Did Martin Whitmarsh know more?

A new set of newspapers came out this morning, and that means a new set of stories about the latest McLaren scandal. It looks like Lewis Hamilton has won some respect for his contrite apology, which was apparently met with some applause after it finished. Now the media is casting the spotlight on Martin Whitmarsh. It seems as though the journalists don’t believe the McLaren team principal’s protestations of innocence.

This morning, three stories by three of the media’s top F1 journalists have provided food for thought. Take, for instance, Kevin Garside in the Telegraph:

Not so poor Dave Ryan, the middle-ranking manager who left Sepang carrying a heavyweight can, the kind of load you might expect a senior executive to bear. Not at McLaren evidently. Well, not yet anyway.

McLaren team principal Martin Whitmarsh says he is considering his position. Given the knife protruding from Ryan’s back, it would appear that any imperative to walk the plank did not seriously trouble the conscience of the team’s high command.

Ryan is a time-served McLaren fixer, a no-nonsense Kiwi 35 years with the team who can find his way around the paddock blindfold. He is normally an enforcer of policy not the author of it.

Ed Gorman in The Times:

It is easy to imagine Hamilton and Ryan making things up between themselves and going into the room and saying something they should never have done. But the part that stretches credibility to breaking point is the idea that after Melbourne and before the pair were summoned back before the stewards on Thursday in Kuala Lumpur, that no-one else in the team was made aware of what they had said and what was going on. It is important to appreciate that when Ryan and Hamilton went back to the stewards in Sepang they both continued to lie and to stick to their story from Melbourne. This has been confirmed both by McLaren and the FIA. It beggars belief that, in a team like McLaren which has been taught by Ron Dennis to think in a complex and often self-defeating way about even the most simple problems, that this critical issue would not have been more widely discussed by senior management before they went back in and approved by those people (or maybe not approved by some of them).

And Maurice Hamilton in The Guardian:

Is Ryan, who has been suspended by McLaren, being made the fall guy?
That would appear to be the case. Having known Ryan for more than 25 years, there is no one more honest or straightforward in formula one.

How much danger is the new team principal Martin Whitmarsh in?
He appears to have fallen at the first hurdle thanks to his lack of support for a man who has served the team faultlessly for 34 years. Ryan has widespread respect. On this basis Whitmarsh’s judgment is now being questioned.

This all leaves a serious question mark hanging over the McLaren team. Those that know Dave Ryan say he is an honest man who does what he is told by senior management. He has loyally served the team for 35 years. For me, that was one of the most staggering things about this story — that someone with so much experience could make such a serious error of judgement, and that someone would do anything to jeopardise the reputation of the team they have worked for since the 1970s.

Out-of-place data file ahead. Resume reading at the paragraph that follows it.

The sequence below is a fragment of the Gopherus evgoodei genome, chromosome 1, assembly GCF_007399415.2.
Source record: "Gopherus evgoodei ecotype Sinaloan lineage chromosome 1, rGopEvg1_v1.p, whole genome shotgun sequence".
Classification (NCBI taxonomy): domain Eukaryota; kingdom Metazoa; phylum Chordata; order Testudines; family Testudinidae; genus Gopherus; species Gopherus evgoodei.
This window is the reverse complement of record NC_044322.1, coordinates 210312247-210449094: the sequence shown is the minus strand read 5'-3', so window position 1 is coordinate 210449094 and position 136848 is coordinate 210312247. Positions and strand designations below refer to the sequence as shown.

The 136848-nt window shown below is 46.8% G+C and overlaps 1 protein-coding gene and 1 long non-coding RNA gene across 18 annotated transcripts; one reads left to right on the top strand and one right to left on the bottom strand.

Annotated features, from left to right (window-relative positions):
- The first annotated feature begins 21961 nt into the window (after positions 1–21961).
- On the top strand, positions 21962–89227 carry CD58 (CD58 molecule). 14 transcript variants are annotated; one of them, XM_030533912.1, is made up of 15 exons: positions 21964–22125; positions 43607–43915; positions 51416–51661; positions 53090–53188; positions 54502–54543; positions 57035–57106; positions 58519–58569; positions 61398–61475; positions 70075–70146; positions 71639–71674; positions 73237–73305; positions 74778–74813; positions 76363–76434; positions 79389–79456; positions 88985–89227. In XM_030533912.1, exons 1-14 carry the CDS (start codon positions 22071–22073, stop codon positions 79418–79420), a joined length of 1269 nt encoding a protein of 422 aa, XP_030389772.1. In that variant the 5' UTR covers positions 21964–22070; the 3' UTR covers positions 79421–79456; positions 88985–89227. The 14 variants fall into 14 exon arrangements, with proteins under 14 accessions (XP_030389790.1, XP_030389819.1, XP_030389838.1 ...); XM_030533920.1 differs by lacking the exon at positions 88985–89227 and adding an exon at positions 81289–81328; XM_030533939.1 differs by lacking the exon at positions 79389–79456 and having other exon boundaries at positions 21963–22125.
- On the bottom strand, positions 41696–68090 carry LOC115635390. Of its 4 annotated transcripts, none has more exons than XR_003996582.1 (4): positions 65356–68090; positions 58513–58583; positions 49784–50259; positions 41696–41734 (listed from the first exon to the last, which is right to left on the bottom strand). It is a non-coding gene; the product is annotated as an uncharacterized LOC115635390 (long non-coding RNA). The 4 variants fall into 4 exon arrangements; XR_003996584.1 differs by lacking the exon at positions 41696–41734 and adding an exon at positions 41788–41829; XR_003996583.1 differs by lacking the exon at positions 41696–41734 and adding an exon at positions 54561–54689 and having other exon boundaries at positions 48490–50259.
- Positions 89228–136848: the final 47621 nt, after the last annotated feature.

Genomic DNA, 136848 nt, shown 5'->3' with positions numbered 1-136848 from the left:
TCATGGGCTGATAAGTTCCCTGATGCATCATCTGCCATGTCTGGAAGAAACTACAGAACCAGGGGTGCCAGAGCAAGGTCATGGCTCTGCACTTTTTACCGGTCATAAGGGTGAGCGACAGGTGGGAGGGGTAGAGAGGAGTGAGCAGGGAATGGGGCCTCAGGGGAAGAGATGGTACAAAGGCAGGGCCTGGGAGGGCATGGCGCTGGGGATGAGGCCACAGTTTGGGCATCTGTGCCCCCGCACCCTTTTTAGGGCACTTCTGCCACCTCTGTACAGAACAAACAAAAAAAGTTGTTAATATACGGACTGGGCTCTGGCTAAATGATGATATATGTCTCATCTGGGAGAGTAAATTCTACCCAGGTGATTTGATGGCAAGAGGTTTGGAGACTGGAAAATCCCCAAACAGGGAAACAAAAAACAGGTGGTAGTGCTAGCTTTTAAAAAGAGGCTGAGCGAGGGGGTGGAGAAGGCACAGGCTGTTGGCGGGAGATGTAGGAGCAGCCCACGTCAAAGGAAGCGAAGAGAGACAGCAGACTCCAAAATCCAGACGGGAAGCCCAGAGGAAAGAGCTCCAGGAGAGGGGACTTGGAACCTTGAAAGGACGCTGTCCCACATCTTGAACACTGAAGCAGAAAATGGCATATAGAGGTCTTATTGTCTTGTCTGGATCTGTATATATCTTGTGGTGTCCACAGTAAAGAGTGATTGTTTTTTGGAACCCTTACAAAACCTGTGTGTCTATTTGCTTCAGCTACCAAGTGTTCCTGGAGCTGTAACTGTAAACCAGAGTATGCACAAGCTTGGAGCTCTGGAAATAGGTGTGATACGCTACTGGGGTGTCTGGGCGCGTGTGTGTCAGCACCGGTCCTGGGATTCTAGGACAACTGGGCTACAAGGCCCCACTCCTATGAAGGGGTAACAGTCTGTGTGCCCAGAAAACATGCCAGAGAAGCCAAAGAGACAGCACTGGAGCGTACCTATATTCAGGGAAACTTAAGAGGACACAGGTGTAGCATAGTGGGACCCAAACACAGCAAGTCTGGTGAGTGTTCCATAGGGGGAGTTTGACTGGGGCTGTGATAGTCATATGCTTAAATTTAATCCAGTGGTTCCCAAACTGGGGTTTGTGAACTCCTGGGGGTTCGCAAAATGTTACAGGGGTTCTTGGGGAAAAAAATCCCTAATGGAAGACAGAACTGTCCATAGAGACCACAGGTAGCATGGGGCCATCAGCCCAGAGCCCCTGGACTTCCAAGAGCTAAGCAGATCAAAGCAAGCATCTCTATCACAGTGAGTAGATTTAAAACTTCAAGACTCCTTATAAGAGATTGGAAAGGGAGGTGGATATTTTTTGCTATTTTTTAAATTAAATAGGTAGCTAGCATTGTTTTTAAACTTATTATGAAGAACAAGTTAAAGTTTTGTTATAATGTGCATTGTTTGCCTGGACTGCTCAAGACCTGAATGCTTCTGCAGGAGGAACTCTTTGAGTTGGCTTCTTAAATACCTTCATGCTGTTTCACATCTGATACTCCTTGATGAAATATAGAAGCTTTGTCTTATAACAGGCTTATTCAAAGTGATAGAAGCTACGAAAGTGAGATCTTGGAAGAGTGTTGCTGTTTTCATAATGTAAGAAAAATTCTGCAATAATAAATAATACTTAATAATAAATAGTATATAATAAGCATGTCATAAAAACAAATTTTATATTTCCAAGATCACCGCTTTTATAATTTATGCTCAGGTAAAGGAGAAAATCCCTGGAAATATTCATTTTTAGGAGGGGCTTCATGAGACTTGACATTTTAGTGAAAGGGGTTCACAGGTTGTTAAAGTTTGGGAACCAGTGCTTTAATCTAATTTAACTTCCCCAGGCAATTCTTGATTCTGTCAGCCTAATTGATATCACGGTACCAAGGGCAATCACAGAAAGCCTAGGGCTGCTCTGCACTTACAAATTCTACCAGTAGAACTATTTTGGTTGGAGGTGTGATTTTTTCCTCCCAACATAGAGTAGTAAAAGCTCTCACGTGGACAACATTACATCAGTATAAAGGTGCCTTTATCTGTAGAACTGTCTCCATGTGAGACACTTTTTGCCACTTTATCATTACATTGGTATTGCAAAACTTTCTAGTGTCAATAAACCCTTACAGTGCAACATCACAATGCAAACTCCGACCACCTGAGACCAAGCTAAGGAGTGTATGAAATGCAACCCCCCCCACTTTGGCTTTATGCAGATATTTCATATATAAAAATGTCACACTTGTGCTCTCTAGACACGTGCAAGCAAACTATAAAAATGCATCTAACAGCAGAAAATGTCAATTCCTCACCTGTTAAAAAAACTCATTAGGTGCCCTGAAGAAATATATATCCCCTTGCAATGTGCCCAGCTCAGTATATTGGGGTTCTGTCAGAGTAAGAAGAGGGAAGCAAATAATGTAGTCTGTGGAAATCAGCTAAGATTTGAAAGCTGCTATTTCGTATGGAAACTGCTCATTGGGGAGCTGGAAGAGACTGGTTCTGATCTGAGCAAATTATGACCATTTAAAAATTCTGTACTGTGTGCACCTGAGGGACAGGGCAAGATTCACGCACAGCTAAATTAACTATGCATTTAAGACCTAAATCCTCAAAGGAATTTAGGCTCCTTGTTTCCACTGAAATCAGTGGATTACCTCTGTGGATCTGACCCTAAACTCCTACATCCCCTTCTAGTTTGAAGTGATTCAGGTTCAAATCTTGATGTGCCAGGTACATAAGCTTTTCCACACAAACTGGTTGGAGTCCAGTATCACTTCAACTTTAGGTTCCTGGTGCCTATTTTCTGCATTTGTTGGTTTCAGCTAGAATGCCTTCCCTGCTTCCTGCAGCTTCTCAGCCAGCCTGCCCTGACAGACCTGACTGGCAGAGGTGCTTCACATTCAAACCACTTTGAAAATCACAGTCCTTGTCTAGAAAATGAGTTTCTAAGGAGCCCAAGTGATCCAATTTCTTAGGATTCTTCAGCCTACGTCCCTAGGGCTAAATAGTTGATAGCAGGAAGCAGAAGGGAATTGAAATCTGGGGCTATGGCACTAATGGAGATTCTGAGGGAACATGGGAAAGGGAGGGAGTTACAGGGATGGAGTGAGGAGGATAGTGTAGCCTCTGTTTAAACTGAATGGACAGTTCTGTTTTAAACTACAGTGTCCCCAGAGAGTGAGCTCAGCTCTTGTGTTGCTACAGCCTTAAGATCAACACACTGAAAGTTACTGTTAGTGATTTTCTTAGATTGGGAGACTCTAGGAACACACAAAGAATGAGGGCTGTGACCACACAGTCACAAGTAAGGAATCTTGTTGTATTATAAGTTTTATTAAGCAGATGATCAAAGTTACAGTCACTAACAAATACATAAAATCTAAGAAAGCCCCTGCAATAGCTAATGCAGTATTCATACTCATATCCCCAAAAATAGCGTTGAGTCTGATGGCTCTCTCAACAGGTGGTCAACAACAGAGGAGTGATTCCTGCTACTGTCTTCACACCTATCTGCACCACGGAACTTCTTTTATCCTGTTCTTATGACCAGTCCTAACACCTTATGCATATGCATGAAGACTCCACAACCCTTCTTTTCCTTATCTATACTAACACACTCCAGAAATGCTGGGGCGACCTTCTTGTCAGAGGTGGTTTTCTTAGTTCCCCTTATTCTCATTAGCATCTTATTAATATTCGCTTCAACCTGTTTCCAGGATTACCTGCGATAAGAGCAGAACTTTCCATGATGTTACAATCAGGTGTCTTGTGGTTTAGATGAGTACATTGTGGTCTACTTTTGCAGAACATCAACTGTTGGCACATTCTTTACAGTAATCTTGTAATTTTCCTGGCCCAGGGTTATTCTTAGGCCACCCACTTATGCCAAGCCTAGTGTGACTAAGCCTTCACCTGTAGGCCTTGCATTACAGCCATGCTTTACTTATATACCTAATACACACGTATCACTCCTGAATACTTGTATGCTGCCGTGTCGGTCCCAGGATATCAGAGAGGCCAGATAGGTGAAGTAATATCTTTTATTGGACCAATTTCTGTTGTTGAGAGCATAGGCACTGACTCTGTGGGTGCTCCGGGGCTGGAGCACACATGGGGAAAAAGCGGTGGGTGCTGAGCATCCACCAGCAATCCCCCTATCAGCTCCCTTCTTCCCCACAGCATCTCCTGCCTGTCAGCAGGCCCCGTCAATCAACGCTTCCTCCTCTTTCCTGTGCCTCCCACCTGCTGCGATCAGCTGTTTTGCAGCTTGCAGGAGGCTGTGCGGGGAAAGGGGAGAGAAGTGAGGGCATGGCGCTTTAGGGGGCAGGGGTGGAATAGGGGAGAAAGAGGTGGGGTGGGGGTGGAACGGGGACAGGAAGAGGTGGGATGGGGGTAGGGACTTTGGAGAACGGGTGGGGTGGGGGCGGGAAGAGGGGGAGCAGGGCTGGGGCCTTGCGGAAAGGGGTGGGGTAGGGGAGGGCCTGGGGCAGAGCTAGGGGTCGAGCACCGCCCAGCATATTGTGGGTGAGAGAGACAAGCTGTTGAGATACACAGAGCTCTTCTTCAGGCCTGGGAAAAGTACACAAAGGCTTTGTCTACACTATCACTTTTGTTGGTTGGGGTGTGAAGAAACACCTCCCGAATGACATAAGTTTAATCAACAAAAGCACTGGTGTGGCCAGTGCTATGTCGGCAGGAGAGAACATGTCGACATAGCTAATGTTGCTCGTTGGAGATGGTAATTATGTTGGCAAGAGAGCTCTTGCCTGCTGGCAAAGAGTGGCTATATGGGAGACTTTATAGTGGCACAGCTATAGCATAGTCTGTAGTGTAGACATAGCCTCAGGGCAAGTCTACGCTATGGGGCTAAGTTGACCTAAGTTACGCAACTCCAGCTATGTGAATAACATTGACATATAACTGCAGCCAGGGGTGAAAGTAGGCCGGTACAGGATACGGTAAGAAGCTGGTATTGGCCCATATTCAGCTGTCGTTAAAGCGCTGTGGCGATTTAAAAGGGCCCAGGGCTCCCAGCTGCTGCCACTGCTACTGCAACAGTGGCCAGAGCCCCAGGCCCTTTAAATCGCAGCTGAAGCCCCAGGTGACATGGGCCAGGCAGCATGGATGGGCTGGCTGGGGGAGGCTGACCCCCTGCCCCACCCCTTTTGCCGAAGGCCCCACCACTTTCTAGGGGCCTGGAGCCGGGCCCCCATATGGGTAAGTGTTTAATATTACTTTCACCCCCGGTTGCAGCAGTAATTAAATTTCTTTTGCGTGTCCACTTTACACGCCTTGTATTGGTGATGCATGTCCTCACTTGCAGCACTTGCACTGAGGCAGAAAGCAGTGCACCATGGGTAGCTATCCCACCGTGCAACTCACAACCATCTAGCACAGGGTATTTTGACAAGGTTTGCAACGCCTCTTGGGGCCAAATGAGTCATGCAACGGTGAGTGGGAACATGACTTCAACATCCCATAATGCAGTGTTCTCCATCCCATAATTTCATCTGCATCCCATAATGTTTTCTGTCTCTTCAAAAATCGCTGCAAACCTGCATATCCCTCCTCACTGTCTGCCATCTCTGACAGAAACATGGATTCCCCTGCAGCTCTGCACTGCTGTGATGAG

I have to admit that last night as I reflected on McLaren’s latest foul-up, I was going through previous events in my head. All those times when McLaren’s version of events turned out not to be true. There have been plenty of them. I usually gave them the benefit of the doubt. But now, I am beginning to suspect foul play.

You may say that all teams and drivers lie and cheat in sport. This may be true, but it doesn’t make it any more palatable. What annoys me about the fact that McLaren are constantly caught with their pants down is the fact that this is the team that is constantly banging on about its honesty and integrity.

At least Jean Todt didn’t hide the fact that he was unsporting. He just shrugged his shoulders and said that’s what it takes to win. Ferrari have offended me a lot over the years. But they haven’t offended me as much as McLaren offend me today.

If there is even an ounce of truth in the hunch that the journalists have, McLaren are finished as a sports team. They will struggle to regain the trust of the fans unless there is a wholesale change at the top of the organisation.

It is bad enough to mislead the authorities. But it is a lot worse if the team then uses one of its most loyal workers as a scapegoat. Some have noticed the uncomfortable echoes of what happened to Mike Coughlan — so it would bring the events of Stepneygate into a new light as well.


  1. Despite going into save his own skin mode, I don’t see how Lewis can back pedal from his own involvement in the scandal. THe old “I was folowing orders” wont wash.

    For Whitmarsh to claim that none of MM senior managers had knowledge of Ryan’s actions stretches belief.

    MM must be hoping (or organising?)for Ryan to go quietly. MM’s ability to shoot itself in both feet & the head is incredible.

  2. […] A lot of journalists sensed that Martin Whitmarsh knew more than he was letting on. The BBC interview only adds to this impression. The interview throws the spotlight straight back onto Martin Whitmarsh. What did he know about the situation? Did he instruct Dave Ryan — who by all accounts I have heard is a well-respected person within the paddock — to lie to the stewards? […]